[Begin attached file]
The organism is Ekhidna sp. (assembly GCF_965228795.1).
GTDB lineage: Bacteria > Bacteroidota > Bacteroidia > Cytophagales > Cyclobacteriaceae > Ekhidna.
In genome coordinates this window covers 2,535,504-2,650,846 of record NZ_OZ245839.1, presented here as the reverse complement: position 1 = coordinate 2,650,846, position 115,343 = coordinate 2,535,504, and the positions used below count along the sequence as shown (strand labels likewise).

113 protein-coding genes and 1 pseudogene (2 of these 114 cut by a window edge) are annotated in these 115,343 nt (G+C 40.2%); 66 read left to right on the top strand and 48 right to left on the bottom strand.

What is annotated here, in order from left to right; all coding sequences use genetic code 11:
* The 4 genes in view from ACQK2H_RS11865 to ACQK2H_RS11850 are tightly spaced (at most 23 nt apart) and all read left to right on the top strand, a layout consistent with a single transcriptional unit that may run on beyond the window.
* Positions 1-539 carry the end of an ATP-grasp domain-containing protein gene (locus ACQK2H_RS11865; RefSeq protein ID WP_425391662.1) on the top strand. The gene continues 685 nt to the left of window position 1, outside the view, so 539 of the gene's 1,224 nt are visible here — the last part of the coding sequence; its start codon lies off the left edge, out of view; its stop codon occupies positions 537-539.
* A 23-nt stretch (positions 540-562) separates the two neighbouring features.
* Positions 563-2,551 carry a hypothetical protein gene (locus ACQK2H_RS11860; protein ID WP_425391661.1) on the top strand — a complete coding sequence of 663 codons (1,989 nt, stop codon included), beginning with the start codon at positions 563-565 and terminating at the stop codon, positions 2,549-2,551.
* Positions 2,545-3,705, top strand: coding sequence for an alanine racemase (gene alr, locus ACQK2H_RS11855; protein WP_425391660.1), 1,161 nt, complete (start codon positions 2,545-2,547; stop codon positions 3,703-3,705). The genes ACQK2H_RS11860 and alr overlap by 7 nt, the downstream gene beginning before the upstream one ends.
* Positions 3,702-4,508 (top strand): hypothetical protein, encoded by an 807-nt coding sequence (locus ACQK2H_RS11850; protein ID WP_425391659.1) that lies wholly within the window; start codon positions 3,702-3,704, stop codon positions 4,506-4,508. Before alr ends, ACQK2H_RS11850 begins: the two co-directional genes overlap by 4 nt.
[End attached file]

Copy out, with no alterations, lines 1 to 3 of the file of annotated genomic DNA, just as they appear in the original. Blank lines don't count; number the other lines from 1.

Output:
The organism is Ekhidna sp. (assembly GCF_965228795.1).
GTDB lineage: Bacteria > Bacteroidota > Bacteroidia > Cytophagales > Cyclobacteriaceae > Ekhidna.
In genome coordinates this window covers 2,535,504-2,650,846 of record NZ_OZ245839.1, presented here as the reverse complement: position 1 = coordinate 2,650,846, position 115,343 = coordinate 2,535,504, and the positions used below count along the sequence as shown (strand labels likewise).